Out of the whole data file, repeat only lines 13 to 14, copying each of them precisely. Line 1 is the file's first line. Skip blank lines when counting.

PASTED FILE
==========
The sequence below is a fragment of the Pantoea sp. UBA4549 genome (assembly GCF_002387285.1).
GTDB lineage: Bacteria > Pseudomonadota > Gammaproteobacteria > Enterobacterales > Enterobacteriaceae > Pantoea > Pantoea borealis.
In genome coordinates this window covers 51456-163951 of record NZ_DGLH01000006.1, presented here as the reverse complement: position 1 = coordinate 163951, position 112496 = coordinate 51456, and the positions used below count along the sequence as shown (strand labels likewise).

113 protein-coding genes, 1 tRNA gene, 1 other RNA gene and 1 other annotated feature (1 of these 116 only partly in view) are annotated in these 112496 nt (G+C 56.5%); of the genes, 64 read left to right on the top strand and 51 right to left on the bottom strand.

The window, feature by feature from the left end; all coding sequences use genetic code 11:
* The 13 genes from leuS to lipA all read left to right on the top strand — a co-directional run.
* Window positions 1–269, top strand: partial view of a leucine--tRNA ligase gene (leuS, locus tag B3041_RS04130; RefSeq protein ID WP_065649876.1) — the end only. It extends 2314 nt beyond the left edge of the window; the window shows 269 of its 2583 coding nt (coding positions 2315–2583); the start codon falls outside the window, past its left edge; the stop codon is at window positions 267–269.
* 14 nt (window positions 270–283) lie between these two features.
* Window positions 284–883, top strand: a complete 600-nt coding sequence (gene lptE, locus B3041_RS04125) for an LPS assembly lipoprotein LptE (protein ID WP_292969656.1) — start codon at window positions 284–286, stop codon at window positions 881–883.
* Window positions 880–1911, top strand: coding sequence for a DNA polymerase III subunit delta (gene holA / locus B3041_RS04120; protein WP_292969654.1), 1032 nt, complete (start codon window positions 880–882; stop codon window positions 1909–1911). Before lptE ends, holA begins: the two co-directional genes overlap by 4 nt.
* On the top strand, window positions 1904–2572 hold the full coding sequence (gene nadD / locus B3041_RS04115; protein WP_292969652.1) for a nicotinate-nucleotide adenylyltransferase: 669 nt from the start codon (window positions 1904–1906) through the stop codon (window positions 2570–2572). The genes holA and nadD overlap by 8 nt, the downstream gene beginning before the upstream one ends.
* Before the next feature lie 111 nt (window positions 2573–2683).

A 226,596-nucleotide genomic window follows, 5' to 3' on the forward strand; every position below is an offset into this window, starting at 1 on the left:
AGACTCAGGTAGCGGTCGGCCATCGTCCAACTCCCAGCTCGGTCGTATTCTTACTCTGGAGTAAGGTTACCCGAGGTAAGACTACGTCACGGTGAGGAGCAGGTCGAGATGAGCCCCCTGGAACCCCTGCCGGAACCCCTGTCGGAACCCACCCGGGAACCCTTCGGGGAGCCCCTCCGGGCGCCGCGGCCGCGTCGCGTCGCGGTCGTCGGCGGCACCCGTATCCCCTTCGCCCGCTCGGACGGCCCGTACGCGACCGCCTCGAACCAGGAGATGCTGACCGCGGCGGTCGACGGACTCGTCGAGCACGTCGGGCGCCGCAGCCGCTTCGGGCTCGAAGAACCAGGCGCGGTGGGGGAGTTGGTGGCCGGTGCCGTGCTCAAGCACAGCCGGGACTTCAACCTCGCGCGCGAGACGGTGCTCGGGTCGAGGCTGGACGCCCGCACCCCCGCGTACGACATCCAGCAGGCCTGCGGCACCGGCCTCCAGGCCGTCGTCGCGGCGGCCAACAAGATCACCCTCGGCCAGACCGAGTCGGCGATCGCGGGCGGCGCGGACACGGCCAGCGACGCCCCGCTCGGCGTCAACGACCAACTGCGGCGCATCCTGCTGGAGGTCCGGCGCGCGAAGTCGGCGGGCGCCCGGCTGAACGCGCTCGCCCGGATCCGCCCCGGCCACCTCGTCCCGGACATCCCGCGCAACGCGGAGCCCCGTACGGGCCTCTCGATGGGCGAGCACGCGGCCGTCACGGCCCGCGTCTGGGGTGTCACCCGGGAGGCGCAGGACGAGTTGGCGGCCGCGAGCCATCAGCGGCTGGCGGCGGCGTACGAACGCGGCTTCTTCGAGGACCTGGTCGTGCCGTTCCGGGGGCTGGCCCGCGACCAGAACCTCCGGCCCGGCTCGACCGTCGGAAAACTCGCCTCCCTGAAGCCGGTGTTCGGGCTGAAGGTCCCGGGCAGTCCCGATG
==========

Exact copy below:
A 226,596-nucleotide genomic window follows, 5' to 3' on the forward strand; every position below is an offset into this window, starting at 1 on the left:
AGACTCAGGTAGCGGTCGGCCATCGTCCAACTCCCAGCTCGGTCGTATTCTTACTCTGGAGTAAGGTTACCCGAGGTAAGACTACGTCACGGTGAGGAGCAGGTCGAGATGAGCCCCCTGGAACCCCTGCCGGAACCCCTGTCGGAACCCACCCGGGAACCCTTCGGGGAGCCCCTCCGGGCGCCGCGGCCGCGTCGCGTCGCGGTCGTCGGCGGCACCCGTATCCCCTTCGCCCGCTCGGACGGCCCGTACGCGACCGCCTCGAACCAGGAGATGCTGACCGCGGCGGTCGACGGACTCGTCGAGCACGTCGGGCGCCGCAGCCGCTTCGGGCTCGAAGAACCAGGCGCGGTGGGGGAGTTGGTGGCCGGTGCCGTGCTCAAGCACAGCCGGGACTTCAACCTCGCGCGCGAGACGGTGCTCGGGTCGAGGCTGGACGCCCGCACCCCCGCGTACGACATCCAGCAGGCCTGCGGCACCGGCCTCCAGGCCGTCGTCGCGGCGGCCAACAAGATCACCCTCGGCCAGACCGAGTCGGCGATCGCGGGCGGCGCGGACACGGCCAGCGACGCCCCGCTCGGCGTCAACGACCAACTGCGGCGCATCCTGCTGGAGGTCCGGCGCGCGAAGTCGGCGGGCGCCCGGCTGAACGCGCTCGCCCGGATCCGCCCCGGCCACCTCGTCCCGGACATCCCGCGCAACGCGGAGCCCCGTACGGGCCTCTCGATGGGCGAGCACGCGGCCGTCACGGCCCGCGTCTGGGGTGTCACCCGGGAGGCGCAGGACGAGTTGGCGGCCGCGAGCCATCAGCGGCTGGCGGCGGCGTACGAACGCGGCTTCTTCGAGGACCTGGTCGTGCCGTTCCGGGGGCTGGCCCGCGACCAGAACCTCCGGCCCGGCTCGACCGTCGGAAAACTCGCCTCCCTGAAGCCGGTGTTCGGGCTGAAGGTCCCGGGCAGTCCCGATG